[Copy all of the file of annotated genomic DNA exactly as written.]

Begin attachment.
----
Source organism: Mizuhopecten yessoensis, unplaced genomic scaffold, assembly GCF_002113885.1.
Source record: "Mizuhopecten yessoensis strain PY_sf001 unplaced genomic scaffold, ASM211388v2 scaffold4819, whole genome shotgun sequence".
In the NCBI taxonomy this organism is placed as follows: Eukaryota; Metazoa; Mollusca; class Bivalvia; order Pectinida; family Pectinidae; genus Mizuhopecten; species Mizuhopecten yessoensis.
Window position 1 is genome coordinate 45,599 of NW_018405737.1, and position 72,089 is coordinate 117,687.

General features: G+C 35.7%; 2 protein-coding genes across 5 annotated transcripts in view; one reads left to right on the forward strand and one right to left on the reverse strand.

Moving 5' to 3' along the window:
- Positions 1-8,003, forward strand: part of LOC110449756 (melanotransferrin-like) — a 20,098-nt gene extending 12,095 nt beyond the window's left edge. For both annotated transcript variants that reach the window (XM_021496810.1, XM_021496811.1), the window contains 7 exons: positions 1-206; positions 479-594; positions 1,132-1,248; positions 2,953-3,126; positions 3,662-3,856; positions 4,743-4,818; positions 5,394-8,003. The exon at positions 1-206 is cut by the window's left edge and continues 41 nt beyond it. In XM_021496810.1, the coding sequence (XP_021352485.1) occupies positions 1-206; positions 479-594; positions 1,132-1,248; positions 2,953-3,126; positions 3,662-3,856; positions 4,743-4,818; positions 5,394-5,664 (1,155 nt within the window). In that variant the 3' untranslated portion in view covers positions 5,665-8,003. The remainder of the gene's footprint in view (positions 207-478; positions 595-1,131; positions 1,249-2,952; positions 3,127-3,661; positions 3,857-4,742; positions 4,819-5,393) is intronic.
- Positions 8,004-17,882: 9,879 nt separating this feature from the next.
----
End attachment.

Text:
Source organism: Mizuhopecten yessoensis, unplaced genomic scaffold, assembly GCF_002113885.1.
Source record: "Mizuhopecten yessoensis strain PY_sf001 unplaced genomic scaffold, ASM211388v2 scaffold4819, whole genome shotgun sequence".
In the NCBI taxonomy this organism is placed as follows: Eukaryota; Metazoa; Mollusca; class Bivalvia; order Pectinida; family Pectinidae; genus Mizuhopecten; species Mizuhopecten yessoensis.
Window position 1 is genome coordinate 45,599 of NW_018405737.1, and position 72,089 is coordinate 117,687.

General features: G+C 35.7%; 2 protein-coding genes across 5 annotated transcripts in view; one reads left to right on the forward strand and one right to left on the reverse strand.

Moving 5' to 3' along the window:
- Positions 1-8,003, forward strand: part of LOC110449756 (melanotransferrin-like) — a 20,098-nt gene extending 12,095 nt beyond the window's left edge. For both annotated transcript variants that reach the window (XM_021496810.1, XM_021496811.1), the window contains 7 exons: positions 1-206; positions 479-594; positions 1,132-1,248; positions 2,953-3,126; positions 3,662-3,856; positions 4,743-4,818; positions 5,394-8,003. The exon at positions 1-206 is cut by the window's left edge and continues 41 nt beyond it. In XM_021496810.1, the coding sequence (XP_021352485.1) occupies positions 1-206; positions 479-594; positions 1,132-1,248; positions 2,953-3,126; positions 3,662-3,856; positions 4,743-4,818; positions 5,394-5,664 (1,155 nt within the window). In that variant the 3' untranslated portion in view covers positions 5,665-8,003. The remainder of the gene's footprint in view (positions 207-478; positions 595-1,131; positions 1,249-2,952; positions 3,127-3,661; positions 3,857-4,742; positions 4,819-5,393) is intronic.
- Positions 8,004-17,882: 9,879 nt separating this feature from the next.